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Trump draws ire for saying Jews who vote for Democrats hate their religion, Israel

FILE PHOTO: Former U.S. President Donald Trump attends a campaign event in North Charleston

By Susan Heavey

WASHINGTON (Reuters) - Republican U.S. presidential candidate Donald Trump drew outrage from the White House, Democrats and leaders of Jewish groups for saying Jewish Americans who vote for Democrats hate their religion and Israel.

"Any Jewish person that votes for Democrats hates their religion, they hate everything about Israel and they should be ashamed of themselves," said Trump, who hopes to unseat President Joe Biden, a Democrat, in the Nov. 5 U.S. election.

"The Democrat Party hates Israel," he said in the interview with his former adviser Sebastian Gorka posted on his website on Monday.

Groups including the Anti-Defamation League, the American Jewish Committee and the Jewish Democratic Council of America condemned Trump's remarks for tying religion to how people might vote.

Asked to comment on Trump's remarks, the White House said in a statement on Tuesday: "There is no justification for spreading toxic, false stereotypes that threaten fellow citizens," White House spokesperson Andrew Bates said in a statement.

After Trump's remarks were posted, U.S. Senate Majority Leader Chuck Schumer, a Democrat, wrote on social media platform X on Monday: "Trump is making highly partisan and hateful rants. I am working in a bipartisan way to ensure the US-Israeli relationship sustains for generations to come, buoyed by peace in the Middle East."

Last Thursday, Schumer, the highest-ranking U.S. Jewish elected official and a longtime supporter of Israel, criticized Israeli Prime Minister Benjamin Netanyahu as an obstacle to peace five months into a war in Gaza that began with attacks on Israel by Hamas militants on Oct. 7.

Biden said many Americans shared Schumer's concerns. Netanyahu called Schumer's speech inappropriate.

Democratic National Committee spokesperson Alex Floyd said in a statement on Monday: "Jewish Americans deserve better than the appalling, offensive attacks Trump continues to launch against the Jewish community."

Trump's campaign stood by his remarks.

"The Democrat Party has turned into a full-blown anti-Israel, anti-Semitic, pro-terrorist cabal," Trump campaign spokesperson Karoline Leavitt said in a statement.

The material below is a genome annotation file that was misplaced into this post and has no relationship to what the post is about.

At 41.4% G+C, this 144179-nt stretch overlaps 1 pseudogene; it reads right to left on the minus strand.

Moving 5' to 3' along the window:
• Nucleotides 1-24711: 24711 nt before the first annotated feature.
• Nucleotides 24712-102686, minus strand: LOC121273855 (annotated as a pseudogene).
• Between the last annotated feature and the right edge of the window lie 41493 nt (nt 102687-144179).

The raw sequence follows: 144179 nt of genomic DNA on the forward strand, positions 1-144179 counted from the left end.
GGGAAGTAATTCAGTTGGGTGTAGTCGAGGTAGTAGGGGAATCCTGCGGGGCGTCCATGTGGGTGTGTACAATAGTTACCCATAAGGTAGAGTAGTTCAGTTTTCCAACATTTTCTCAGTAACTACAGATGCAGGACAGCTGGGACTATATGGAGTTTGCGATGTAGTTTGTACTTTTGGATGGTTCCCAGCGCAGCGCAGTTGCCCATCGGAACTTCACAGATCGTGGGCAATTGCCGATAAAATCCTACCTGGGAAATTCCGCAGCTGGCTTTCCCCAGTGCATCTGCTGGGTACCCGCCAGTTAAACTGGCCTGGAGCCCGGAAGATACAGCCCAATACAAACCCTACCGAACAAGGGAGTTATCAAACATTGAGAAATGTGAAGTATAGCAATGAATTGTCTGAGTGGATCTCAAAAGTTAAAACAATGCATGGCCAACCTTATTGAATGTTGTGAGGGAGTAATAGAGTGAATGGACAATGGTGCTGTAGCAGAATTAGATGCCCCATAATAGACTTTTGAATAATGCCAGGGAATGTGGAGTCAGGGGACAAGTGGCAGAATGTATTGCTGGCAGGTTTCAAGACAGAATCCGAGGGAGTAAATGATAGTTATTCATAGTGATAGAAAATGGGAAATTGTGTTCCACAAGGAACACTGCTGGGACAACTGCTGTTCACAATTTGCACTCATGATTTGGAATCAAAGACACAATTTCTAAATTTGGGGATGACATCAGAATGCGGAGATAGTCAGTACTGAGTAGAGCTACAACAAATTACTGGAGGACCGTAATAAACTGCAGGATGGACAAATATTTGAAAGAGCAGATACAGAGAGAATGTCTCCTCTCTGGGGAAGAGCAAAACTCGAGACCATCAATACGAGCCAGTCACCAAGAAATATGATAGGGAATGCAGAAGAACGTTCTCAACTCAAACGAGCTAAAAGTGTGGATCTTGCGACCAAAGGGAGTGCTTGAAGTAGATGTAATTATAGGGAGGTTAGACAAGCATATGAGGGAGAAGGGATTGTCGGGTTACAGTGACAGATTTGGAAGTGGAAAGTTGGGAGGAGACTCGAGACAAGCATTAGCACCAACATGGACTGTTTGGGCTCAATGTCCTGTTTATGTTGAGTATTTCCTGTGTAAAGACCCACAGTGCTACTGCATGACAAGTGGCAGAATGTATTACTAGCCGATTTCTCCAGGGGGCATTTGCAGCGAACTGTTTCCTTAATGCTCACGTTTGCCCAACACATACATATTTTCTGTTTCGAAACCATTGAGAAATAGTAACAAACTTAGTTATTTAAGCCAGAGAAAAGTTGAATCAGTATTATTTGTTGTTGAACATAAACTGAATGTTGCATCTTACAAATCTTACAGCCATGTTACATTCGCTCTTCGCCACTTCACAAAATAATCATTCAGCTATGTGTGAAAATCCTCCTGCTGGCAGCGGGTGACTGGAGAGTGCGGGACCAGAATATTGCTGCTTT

The Republican Jewish Coalition on Tuesday defended Trump's remarks, which it reposted on X.

RJC spokesperson Sam Markstein said that he did not know what Trump meant by his comment that Jewish Americans who vote for Democrats hate their religion but that Democrats' stances were problematic: "It's befuddling to a lot of Republicans that in light of all this, how can there not be more outrage in the Jewish community?"

While president, Trump came under fire from critics in 2017 for drawing an equivalence between white nationalists who chanted "Jews will not replace us" and protesters against racism who clashed in Charlottesville, Virginia. Trump said there were "fine people on both sides."

Trump also took the unprecedented steps of recognizing Jerusalem as Israel's capital, moving the U.S. embassy there from Tel Aviv and recognizing Israeli sovereignty over the Golan Heights captured from Syria in a 1967 war.

Since Trump left office, critics have cited his 2022 meeting with white supremacist Nick Fuentes at his Florida club that Trump said happened inadvertently. Biden also assailed Trump for echoing Nazis by using the word "vermin" to describe political enemies.

Biden has strongly supported Israel's offensive in Hamas-ruled Gaza, where Palestinian health officials say 32,000 people have been killed since Oct. 7, the day Hamas crossed into Israel, killing 1,200 people and capturing 253 hostages, according to Israeli tallies.

Under pressure from some Democrats over his staunch support of Israel, Biden has shifted his position to push for a ceasefire and negotiations leading to Israeli and Palestinian states side by side.

A Pew Research Center poll conducted in 2020, when Trump and Biden faced off the first time, found 71% of American Jews surveyed identified with the Democratic Party while 26% leaned Republican.

(Reporting by Nathan Layne, Steve Holland and Doina Chiacu; writing by Susan Heavey; editing by Howard Goller)